Filed under: Government/Legal , Recalls , Safety , Toyota Toyota is going to be back in the spotlight, as the first of its unintended acceleration lawsuits is headed for trial. This case covers a Los Angeles sushi shop owner, Noriko Uno. According to the what the family told The Detroit News , Uno only put about 10,000 miles on her 2006 Toyota Camry in four years. Uno was apparently afraid of high speeds, avoiding the freeway and taking a route home along LA’s surface streets to avoid them. On August 28, 2009, Uno’s Camry suddenly accelerated to 100 miles per hour, eventually striking a telephone poll and a tree and killing her. The family contends that Uno attempted to step on the brakes and pull the emergency brake, neither of which brought her speed under control, while Toyota maintains that improperly installed floormats and driver error have been behind the majority of the 80 cases expected to be heard in court. In Uno’s case, The Detroit News is expecting the trial to focus on the lack of an override if the gas and brake pedals were pressed at the same time. Brake overrides were installed on Toyota’s European fleet. The Uno family attorney will need to prove to the jury that it wasn’t driver error that killed Noriko Uno. Uno’s case will be a bellwether case, which other state courts will use to predict potential outcomes for similar lawsuits.
Filed under: Government/Legal , Safety , Lexus , Toyota Toyota’s sales seem to have rebounded from the unintended acceleration issues from 2009 and 2010, but the automaker is far from done dealing with this situation. Following a settlement worth up to $1.4 billion for economic loss to affected vehicle owners, Toyota has settled rather than going to trial in a wrongful death lawsuit stemming from an accident in Utah in 2010 that left two passengers dead. This isn’t the first case in which Toyota has settled, but it was the first among a consolidated group of cases being held in Santa Ana, CA. According to The Detroit News , this case was scheduled to take place next month, and it was for a November 2010 incident in which Paul Van Alfen and Charlene James Lloyd were killed in a Camry when, based on findings by the Utah Highway Patrol, the accelerator got stuck causing the car to speed out of control and hit a wall; the terms of the settlement were not announced. The article says that while Toyota will settle on some cases, it doesn’t plan on settling on all of them as it still wants to be able to “defend [its] product at trial.” This will probably be the case in suits claiming that software for the drive-by-wire accelerator was the cause of an accident in a Toyota or Lexus vehicle. The question of whether or not the electronic accelerator played any role in this problem has been a hot-button topic since the beginning. Toyota has issued recalls in the past to attempt to prevent unintended acceleration caused by trapped floor mats and faulty accelerator pedals, but it also says driver error was to blame in some instances. Toyota settles first wrongful death suit related to unintended acceleration originally appeared on Autoblog on Mon, 21 Jan 2013 09:57:00 EST. Please see our terms for use of feeds . Permalink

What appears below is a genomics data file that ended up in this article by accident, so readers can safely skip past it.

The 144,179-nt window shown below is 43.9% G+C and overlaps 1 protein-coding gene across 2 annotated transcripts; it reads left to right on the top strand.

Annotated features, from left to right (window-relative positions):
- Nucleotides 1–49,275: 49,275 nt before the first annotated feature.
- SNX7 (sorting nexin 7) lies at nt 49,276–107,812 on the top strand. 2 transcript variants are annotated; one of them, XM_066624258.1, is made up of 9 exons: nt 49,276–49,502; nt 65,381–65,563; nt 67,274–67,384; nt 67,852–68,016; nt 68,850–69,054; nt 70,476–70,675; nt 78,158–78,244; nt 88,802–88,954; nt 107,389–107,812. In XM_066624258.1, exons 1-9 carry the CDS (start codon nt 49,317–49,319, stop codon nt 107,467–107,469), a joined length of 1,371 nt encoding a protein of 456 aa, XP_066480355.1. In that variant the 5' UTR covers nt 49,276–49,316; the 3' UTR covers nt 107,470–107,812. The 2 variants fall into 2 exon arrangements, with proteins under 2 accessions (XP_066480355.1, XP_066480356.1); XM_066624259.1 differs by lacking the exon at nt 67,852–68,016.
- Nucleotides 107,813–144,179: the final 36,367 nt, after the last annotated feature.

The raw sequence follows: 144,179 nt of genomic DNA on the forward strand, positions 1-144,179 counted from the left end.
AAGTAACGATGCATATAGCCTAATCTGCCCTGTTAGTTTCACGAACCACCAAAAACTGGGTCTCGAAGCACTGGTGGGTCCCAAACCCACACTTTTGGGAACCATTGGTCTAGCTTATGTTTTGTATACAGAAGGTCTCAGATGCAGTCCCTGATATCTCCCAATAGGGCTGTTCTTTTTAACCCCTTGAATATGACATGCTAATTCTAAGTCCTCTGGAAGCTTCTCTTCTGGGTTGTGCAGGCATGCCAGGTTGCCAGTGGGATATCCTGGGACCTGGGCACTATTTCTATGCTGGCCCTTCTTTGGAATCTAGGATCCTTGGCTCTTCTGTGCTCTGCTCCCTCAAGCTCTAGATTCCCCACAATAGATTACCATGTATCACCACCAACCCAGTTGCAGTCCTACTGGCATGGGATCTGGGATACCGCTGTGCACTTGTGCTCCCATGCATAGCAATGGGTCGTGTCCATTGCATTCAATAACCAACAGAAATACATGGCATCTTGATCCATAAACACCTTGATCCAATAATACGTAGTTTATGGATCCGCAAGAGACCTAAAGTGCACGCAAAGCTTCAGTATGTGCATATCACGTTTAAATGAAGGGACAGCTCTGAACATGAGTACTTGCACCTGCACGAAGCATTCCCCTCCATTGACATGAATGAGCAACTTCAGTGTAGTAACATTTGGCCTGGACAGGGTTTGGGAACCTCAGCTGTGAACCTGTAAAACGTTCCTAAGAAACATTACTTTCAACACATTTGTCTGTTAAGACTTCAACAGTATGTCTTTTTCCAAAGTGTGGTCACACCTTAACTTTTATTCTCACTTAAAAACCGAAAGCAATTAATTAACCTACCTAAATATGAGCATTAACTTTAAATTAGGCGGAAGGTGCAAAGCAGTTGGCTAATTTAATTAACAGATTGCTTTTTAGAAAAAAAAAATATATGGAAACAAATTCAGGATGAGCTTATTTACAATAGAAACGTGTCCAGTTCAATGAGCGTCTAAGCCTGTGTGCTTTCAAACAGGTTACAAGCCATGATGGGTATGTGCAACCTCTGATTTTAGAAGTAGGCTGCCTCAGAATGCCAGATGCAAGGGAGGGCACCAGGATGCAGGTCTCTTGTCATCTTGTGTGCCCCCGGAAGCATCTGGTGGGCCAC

Filed under: Government/Legal , Toyota U.S. District Judge James V. Selna has dismissed the first unintended acceleration lawsuit against Toyota in California on the grounds that it should have been filed in Utah. Automotive News reports that the case was brought to court by the families of two people killed in a Utah crash in 2010. Judge Selna found that a federal warranty claim in the lawsuit failed to meet a required threshold of $50,000. The warranty claim was levied toward the dealer that sold the vehicle, and since the judge ruled that the plaintiffs couldn’t use personal injury or punitive damages in warranty claim, the lawsuit fell short of the threshold. That meant that the case fell back under Utah jurisdiction. Meanwhile, Mark Robinson, the plaintiffs’ attorney, said that he’s already working to draft another complaint that leaves the dealer out as a defendant altogether. Doing so will allow the suit to go forward seeking full punitive damages. The suit alleges that Toyota failed to install a brake override system or otherwise prevent unintended acceleration.